"You are My Work"
When the apostle Paul wrote to the brethren at Corinth, he described them as his "work" (I Corinthians 9:1). He had worked to convert them, and they were the fruit or result of his work, or, simply, his work. The word "work" or "workmanship" (another translation) can refer to something produced by work. The furniture built by a cabinetmaker is his "work." Other translations say the Corinthians were the "result" or "product" of Paul's work, or the "fruits" of his "labor," or his "handiwork."
Paul likewise uses the word "work" to refer to converts in chapter three, verse fourteen: "If any man's work [his converts] abide [remain faithful] . . . , he shall receive a reward." A certain satisfaction comes from teaching and converting others who become and remain faithful Christians, who themselves convert others.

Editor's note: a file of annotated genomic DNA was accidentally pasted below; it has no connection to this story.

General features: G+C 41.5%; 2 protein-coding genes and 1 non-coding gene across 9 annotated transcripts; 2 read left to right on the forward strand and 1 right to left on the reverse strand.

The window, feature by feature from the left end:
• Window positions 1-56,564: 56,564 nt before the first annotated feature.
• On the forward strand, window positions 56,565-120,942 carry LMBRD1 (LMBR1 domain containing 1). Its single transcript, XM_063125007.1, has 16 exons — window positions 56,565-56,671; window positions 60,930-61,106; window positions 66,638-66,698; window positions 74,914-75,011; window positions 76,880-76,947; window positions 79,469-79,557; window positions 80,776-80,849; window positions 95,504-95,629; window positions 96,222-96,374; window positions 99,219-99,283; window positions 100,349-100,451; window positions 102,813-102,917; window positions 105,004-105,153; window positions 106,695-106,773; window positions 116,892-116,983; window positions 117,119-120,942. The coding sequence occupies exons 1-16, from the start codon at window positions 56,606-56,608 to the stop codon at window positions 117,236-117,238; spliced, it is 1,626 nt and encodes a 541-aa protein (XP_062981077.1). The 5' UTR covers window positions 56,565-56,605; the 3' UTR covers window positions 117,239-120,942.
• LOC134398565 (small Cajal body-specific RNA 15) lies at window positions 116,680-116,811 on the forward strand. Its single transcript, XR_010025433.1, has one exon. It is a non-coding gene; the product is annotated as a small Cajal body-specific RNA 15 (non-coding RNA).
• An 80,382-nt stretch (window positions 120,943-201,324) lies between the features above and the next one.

With all that in mind, then, who are our "work"? While it is true that everyone is ultimately responsible for his own salvation, and that God really does the converting, through His word, and that we ought not to take pride in the good we do, it is nonetheless the case that we must work to convert others and that we can indeed take a certain amount of satisfaction in converting others.
So again we ask the question, Who are our work in the Lord? Whom have you and I converted? Can we point to our neighbors and friends and relatives and say, "They are my work in the Lord"? Can you and I point to anyone and say, "He is my work in the Lord"?
If we don't have any work to show for our work, then we need to work a little harder.